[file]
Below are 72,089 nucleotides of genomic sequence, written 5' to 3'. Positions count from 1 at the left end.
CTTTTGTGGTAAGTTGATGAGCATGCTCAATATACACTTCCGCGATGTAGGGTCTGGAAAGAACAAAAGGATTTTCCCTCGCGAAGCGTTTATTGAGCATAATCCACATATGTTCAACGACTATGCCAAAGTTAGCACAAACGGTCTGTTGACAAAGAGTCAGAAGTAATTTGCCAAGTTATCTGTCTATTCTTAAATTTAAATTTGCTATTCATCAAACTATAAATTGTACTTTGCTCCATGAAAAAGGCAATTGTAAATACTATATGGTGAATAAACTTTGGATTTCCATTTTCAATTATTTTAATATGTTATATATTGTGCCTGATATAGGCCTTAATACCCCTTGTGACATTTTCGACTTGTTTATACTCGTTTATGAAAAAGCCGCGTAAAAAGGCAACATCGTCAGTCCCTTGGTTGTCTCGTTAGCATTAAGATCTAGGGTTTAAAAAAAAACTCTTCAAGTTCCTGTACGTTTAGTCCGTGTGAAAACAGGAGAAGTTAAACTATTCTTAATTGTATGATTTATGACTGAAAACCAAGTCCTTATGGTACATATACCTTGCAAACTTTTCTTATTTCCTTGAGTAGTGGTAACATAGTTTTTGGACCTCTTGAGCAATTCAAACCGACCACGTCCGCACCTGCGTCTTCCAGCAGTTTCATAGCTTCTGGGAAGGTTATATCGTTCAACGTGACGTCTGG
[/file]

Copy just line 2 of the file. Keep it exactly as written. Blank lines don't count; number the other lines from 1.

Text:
CTTTTGTGGTAAGTTGATGAGCATGCTCAATATACACTTCCGCGATGTAGGGTCTGGAAAGAACAAAAGGATTTTCCCTCGCGAAGCGTTTATTGAGCATAATCCACATATGTTCAACGACTATGCCAAAGTTAGCACAAACGGTCTGTTGACAAAGAGTCAGAAGTAATTTGCCAAGTTATCTGTCTATTCTTAAATTTAAATTTGCTATTCATCAAACTATAAATTGTACTTTGCTCCATGAAAAAGGCAATTGTAAATACTATATGGTGAATAAACTTTGGATTTCCATTTTCAATTATTTTAATATGTTATATATTGTGCCTGATATAGGCCTTAATACCCCTTGTGACATTTTCGACTTGTTTATACTCGTTTATGAAAAAGCCGCGTAAAAAGGCAACATCGTCAGTCCCTTGGTTGTCTCGTTAGCATTAAGATCTAGGGTTTAAAAAAAAACTCTTCAAGTTCCTGTACGTTTAGTCCGTGTGAAAACAGGAGAAGTTAAACTATTCTTAATTGTATGATTTATGACTGAAAACCAAGTCCTTATGGTACATATACCTTGCAAACTTTTCTTATTTCCTTGAGTAGTGGTAACATAGTTTTTGGACCTCTTGAGCAATTCAAACCGACCACGTCCGCACCTGCGTCTTCCAGCAGTTTCATAGCTTCTGGGAAGGTTATATCGTTCAACGTGACGTCTGG